One of the great challenges facing the folks who have been tasked to implement the Big O’s health care law is defining “essential benefits,” the core medical services that insurers must cover.
Despite its voluminous nature, the law is remarkably vague in this regard. It does identify 10 care categories that health plans must provide to consumers who use federally-funded health insurance exchanges to select a plan, but the categories and associated lists aren’t comprehensive or specific (the categories appear at the end of this post).
The Institute of Medicine has been tasked to flesh out the lists of required services. It has begun work amid a frenzy of lobbying by private insurers and consumer groups. Habilitative services are one contentious area, and they illustrate the challenges faced by the IOM. Unlike rehabilitative services which help people recover lost skills, habilitative services help them acquire new ones.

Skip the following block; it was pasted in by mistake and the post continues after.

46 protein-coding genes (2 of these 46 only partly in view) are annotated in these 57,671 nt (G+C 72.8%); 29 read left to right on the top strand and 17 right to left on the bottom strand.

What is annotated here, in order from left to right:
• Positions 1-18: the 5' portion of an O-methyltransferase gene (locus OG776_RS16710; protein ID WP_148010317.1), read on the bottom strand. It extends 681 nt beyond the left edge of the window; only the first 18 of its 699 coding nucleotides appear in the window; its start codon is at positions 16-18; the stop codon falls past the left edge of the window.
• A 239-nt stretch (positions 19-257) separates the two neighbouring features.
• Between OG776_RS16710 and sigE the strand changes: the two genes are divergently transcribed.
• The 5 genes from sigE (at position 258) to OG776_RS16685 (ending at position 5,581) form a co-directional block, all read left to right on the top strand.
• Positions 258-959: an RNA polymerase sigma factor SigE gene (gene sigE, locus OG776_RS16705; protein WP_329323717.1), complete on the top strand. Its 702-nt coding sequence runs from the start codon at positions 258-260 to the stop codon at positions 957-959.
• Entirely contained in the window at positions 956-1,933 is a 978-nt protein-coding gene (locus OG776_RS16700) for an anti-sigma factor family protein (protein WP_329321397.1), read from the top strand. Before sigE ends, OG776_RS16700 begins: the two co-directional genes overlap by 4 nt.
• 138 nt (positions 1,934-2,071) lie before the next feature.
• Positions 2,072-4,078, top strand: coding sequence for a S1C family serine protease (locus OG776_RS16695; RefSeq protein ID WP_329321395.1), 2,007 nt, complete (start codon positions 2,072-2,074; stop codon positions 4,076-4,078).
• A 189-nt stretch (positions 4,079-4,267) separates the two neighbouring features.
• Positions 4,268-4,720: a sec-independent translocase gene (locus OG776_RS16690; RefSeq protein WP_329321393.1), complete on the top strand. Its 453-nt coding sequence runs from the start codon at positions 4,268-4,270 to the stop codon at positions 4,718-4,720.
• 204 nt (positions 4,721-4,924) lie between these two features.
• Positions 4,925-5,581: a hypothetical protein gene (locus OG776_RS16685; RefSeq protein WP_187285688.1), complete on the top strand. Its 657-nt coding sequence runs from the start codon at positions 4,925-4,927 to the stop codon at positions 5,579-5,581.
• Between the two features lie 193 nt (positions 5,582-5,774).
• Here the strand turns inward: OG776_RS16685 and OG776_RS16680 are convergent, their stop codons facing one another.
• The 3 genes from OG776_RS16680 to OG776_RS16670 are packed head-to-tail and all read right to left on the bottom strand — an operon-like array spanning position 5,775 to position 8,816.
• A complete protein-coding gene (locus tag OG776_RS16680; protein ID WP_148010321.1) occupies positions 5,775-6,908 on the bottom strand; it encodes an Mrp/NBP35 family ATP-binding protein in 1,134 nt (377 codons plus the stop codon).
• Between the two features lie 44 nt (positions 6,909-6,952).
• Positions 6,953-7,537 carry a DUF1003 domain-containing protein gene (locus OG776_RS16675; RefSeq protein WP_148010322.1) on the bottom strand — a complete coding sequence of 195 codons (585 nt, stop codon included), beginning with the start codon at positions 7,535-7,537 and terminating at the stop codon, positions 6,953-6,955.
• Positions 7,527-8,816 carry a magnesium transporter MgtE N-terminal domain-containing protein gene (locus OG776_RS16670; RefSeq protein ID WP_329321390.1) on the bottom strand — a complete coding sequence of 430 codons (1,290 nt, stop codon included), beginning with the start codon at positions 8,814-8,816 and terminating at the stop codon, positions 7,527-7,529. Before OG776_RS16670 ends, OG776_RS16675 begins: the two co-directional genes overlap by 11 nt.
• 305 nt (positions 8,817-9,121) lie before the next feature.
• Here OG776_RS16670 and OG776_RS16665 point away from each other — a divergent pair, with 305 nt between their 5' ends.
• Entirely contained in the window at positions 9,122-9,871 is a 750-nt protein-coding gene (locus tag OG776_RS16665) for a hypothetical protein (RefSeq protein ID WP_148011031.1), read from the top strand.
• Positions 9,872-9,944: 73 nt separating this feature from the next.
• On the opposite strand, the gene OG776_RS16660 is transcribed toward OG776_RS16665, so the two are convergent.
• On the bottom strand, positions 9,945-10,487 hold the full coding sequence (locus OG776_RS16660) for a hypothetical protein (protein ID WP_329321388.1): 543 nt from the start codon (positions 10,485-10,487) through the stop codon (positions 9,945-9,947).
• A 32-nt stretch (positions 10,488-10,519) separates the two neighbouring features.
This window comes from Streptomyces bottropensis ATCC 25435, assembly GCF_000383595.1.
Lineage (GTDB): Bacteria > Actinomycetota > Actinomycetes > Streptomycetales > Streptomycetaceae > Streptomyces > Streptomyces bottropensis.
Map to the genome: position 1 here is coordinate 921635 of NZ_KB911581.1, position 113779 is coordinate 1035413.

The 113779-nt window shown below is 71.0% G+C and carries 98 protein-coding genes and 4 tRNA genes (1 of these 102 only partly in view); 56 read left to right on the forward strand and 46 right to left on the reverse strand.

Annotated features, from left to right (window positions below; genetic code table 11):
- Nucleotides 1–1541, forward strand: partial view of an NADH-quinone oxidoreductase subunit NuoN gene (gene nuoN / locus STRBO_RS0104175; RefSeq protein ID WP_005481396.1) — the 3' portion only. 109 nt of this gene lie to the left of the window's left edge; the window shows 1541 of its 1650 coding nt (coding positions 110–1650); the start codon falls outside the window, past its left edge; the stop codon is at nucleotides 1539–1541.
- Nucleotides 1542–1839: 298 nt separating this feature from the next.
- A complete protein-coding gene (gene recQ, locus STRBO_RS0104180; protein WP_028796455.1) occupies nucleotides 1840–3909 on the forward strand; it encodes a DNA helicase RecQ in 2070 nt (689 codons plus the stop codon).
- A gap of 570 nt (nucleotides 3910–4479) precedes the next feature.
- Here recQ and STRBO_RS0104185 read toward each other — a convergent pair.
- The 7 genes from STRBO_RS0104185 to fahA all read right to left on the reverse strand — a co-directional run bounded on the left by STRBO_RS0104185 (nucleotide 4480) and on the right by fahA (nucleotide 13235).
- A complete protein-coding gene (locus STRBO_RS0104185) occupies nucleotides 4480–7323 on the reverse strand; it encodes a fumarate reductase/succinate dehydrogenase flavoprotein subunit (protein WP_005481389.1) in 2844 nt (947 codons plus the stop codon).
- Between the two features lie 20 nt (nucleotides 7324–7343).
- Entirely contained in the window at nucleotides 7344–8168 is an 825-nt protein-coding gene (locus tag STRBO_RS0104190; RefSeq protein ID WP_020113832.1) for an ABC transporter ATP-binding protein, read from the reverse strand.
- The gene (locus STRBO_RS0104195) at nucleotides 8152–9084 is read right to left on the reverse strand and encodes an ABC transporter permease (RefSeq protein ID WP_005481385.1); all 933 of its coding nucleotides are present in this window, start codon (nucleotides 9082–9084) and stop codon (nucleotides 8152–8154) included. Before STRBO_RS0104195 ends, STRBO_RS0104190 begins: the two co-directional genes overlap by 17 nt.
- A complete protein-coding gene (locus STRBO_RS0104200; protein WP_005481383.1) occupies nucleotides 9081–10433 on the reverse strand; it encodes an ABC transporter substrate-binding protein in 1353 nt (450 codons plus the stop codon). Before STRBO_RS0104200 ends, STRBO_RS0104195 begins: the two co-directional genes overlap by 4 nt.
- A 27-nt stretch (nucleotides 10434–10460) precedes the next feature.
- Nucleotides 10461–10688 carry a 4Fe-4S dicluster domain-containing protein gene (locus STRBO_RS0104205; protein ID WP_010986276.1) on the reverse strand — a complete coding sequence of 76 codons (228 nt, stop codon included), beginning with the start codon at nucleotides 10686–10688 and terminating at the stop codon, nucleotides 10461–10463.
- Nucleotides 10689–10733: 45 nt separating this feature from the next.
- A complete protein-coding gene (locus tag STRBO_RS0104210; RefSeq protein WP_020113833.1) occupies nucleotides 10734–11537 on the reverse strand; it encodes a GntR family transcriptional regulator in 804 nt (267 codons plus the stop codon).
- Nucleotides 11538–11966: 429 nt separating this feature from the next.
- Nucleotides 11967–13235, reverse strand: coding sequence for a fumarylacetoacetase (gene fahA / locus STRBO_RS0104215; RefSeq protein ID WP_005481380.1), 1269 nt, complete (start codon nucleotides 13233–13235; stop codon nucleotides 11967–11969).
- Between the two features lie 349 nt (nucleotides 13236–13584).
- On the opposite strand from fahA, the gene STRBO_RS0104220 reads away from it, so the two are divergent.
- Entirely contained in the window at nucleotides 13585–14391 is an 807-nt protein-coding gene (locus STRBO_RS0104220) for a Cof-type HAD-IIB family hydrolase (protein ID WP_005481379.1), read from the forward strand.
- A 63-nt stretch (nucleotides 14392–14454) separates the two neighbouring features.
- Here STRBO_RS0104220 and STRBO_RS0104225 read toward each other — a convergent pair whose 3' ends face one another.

Habilitative services can help autistic children improve language skills, or those with cerebral palsy learn to walk. They can also help a person with schizophrenia improve his social skills.
These services tend to be expensive because they are provided over several years. Insurers tend not to cover them. Their justification (when one is given) is that they are experimental or educational.
How expensive can habilitative services be? The consultancy Oliver Wyman estimated they can run in excess of $60,000 per year for younger children. These numbers drop substantially once the child becomes more independent. (more…)